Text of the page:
CloudPhysics helps unearth some scary statistics in the Halloween spirit

I have written about CloudPhysics in the past and I think the tool has some cool features. They continue to add features and think up new ways to use all the data they collect about your data center and compare to others.

There are some scary things that can hide in your data center. The infographic below was pretty cool. The part that scared me was 22% of vSphere 5.5 hosts are still un-protected for SSL Heartbleed vulnerability. Take some time if you have not already and get to know the CloudPhysics offering.

You can read more about the features at the official CloudPhysics blog post here.

Halloween-infographic-virtual-datacenter-haunted

 

 

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People VMware vCAC is not easy, it takes effort to get value

I tend to get the feeling that many customers expect that if they purchase vCloud Automation Center (vCAC) some type of magic will happen. Maybe it’s a disconnect in how the product is marketed or something else, but the message is not getting through. I’ve noticed this through customer meetings before a sale or during the architecture phase of a project.

vCAC as a product can be very powerful and does allow for a lot of flexibility to solve complex problems. But vCAC does not contain a bunch of magical workflows that will automate your data center out of the box. The product offers a self-service portal, a service catalog, machine blueprints, ties in with automation tools and the ability to surface data from ITBM for business reporting.

If you want to do anything beyond allowing someone to self provision a template from vCenter, you need to do custom work. This work will be creating blueprints to build custom properties and logic and tie in with vCenter Orchestrator or another tool for the more complex tasks. This is where all the magic is accomplished. The point to drive home here is that just installing vCAC does not win you the battle or give you a feature rich “Cloud”. You will need to invest a lot of time or hire someone to build out the automation and orchestration that provides the real value in the solution.

I don’t intend to scare anyone way, but rather just clear up what should be expected from a project based on vCAC from a high level.

HARD-WORK

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What does Converged Infrastructure mean to you?

Over the past several years I have been in countless discussion around Converged Infrastructure (CI) and what it is and the benefits that it provides. The one thing that I keep noticing is that there is a large variance in what CI means to different people. So I thought that in effort to get feedback from others and provide some of mine I would write this post to get the discussion started.

There are a number of vendors in the market today, that are selling some form of a converged infrastructure product or solution.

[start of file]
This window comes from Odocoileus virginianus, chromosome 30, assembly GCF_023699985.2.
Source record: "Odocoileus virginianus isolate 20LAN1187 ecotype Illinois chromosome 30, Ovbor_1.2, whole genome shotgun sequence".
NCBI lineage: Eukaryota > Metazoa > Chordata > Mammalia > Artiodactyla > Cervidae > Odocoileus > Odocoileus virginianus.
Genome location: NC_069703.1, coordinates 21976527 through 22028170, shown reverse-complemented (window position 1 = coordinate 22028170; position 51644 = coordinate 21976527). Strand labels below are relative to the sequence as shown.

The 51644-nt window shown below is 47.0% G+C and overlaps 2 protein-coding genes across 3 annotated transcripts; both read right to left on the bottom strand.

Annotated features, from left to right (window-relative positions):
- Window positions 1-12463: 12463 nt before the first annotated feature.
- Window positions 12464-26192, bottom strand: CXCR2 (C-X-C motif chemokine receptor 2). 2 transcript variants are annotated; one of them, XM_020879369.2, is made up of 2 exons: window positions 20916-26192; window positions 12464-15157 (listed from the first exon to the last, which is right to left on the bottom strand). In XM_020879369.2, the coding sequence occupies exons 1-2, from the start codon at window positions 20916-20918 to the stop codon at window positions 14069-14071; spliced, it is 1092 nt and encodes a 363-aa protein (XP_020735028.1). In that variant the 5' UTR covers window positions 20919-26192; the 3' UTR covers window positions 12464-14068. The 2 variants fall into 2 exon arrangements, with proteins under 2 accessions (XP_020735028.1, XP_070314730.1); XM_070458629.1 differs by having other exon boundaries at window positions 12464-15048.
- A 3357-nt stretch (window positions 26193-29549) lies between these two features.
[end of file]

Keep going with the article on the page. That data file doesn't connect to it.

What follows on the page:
My definition of Converged Infrastructure

In my mind I think that for something to be considered CI it must do two things. It must converge at least two hardware or infrastructure pieces, such as compute and networking or server and storage. I think that it must also do a good job of converging the management of these converged pieces in a single place. For example Cisco UCS converged compute with network and storage networking. UCS manager is a single point of management to setup and maintain this type of CI. UCS has dramatically changed the server market over the past few years and laid the foundation for what others consider CI in the next section.

Under my definition I think that Cisco UCS, VMware EVO:RAIL, Nutanix, Simplivity and a few others are doing this effectively today. They may call it different names but it comes down to converging hardware and making it easier through software. I will attempt to explain through the image below. The following van is an elegant solution created at the factory that was purpose built and fully integrated. Each part of this vehicle was built to be one solution, there are no out of place windows, radios and tables. Everything was considered when designing it for the purpose.

Roadtrek_Introduces_SS-Agile_on_New_Style_Sprinter_Van_50

 

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Why are more vendors not doing internal startups for innovation

The topic of how the existing large hardware and software vendors innovate for new products has been on my mind for a while now. I don’t claim to be an expert in this topic, but I see new companies kicking the ass of many of these companies with better products. This only seems to becoming a larger issue, and large enterprise keeps trying to keep up by purchasing companies for their product or patents. Sometimes they make the wrong choice, over pay or are just too late.